Lamar-based Extension specialist says heating vegetables doesn't always cook out nutrients.
Which is better for you: raw or cooked vegetables? The answer may surprise you, says a University of Missouri Extension nutrition and health education specialist.
“We’ve always heard that raw vegetables are healthier than cooked because cooking destroys nutrients. In some cases that’s not true,” Tammy Roberts said.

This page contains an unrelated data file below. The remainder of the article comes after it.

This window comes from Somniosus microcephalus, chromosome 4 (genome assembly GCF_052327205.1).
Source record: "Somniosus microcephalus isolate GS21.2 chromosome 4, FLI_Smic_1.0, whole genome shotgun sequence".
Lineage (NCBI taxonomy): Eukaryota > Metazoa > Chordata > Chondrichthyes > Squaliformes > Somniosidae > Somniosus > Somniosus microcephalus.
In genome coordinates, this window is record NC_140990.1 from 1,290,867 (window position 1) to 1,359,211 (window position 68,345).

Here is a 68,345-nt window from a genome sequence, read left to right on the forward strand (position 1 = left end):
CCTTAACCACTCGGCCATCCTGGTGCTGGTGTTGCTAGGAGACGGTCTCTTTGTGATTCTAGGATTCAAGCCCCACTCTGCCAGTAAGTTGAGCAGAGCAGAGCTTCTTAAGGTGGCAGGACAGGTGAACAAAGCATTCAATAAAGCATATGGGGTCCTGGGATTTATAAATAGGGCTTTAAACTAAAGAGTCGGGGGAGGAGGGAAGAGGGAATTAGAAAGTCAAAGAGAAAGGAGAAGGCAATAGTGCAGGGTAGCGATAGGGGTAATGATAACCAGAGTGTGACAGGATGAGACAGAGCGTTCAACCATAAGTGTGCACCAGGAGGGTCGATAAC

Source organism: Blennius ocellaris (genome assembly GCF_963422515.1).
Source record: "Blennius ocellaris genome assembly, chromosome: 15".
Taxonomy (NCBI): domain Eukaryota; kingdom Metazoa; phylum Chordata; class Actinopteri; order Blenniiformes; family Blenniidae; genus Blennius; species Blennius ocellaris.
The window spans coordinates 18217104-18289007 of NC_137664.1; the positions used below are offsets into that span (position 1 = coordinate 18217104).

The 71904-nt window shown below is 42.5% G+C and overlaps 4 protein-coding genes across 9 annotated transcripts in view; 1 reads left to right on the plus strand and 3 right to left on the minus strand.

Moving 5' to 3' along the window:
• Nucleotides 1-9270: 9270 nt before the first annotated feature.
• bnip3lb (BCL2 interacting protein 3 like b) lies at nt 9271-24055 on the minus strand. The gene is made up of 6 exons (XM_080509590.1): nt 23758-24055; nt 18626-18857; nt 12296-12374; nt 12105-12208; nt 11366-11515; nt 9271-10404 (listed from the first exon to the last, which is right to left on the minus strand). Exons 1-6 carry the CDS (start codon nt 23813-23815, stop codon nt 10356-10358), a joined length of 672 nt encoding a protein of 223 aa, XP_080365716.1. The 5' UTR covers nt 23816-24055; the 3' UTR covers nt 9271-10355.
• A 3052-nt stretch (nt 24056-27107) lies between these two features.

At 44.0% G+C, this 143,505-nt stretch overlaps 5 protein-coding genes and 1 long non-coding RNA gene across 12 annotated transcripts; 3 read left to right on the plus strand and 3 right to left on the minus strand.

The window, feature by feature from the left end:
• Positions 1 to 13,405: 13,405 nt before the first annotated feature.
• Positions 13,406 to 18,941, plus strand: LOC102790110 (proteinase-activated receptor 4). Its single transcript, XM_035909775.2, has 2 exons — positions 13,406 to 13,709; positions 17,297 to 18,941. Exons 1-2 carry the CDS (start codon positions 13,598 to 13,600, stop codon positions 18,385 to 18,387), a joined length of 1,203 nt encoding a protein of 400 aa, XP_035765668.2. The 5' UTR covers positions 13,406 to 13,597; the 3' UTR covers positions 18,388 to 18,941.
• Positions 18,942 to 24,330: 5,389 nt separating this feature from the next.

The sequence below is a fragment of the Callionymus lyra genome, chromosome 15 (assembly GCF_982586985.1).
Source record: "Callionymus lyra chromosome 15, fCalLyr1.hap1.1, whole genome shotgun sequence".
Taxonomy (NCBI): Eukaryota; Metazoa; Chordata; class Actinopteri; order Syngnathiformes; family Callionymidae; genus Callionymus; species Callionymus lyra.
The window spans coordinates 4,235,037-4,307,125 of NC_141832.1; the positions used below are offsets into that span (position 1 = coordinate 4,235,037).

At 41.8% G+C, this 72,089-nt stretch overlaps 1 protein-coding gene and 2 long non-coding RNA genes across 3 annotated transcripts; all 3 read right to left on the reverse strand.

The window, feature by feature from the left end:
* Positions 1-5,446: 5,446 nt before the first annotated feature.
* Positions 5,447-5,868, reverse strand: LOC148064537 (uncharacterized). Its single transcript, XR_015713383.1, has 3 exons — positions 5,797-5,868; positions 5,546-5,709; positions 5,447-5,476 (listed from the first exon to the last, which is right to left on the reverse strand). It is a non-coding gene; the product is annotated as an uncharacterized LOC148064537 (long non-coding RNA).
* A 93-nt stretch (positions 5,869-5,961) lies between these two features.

For example, cooking tomatoes actually increases the amount of lycopene, the chemical that gives the tomato its red color. Studies have linked intake of lycopene, an antioxidant, with lower risk of cancer and heart attacks.
“Antioxidants help prevent or repair damage to body cells, which is important for decreasing risk of cancer,” Roberts said. “They are also thought to improve immune function.”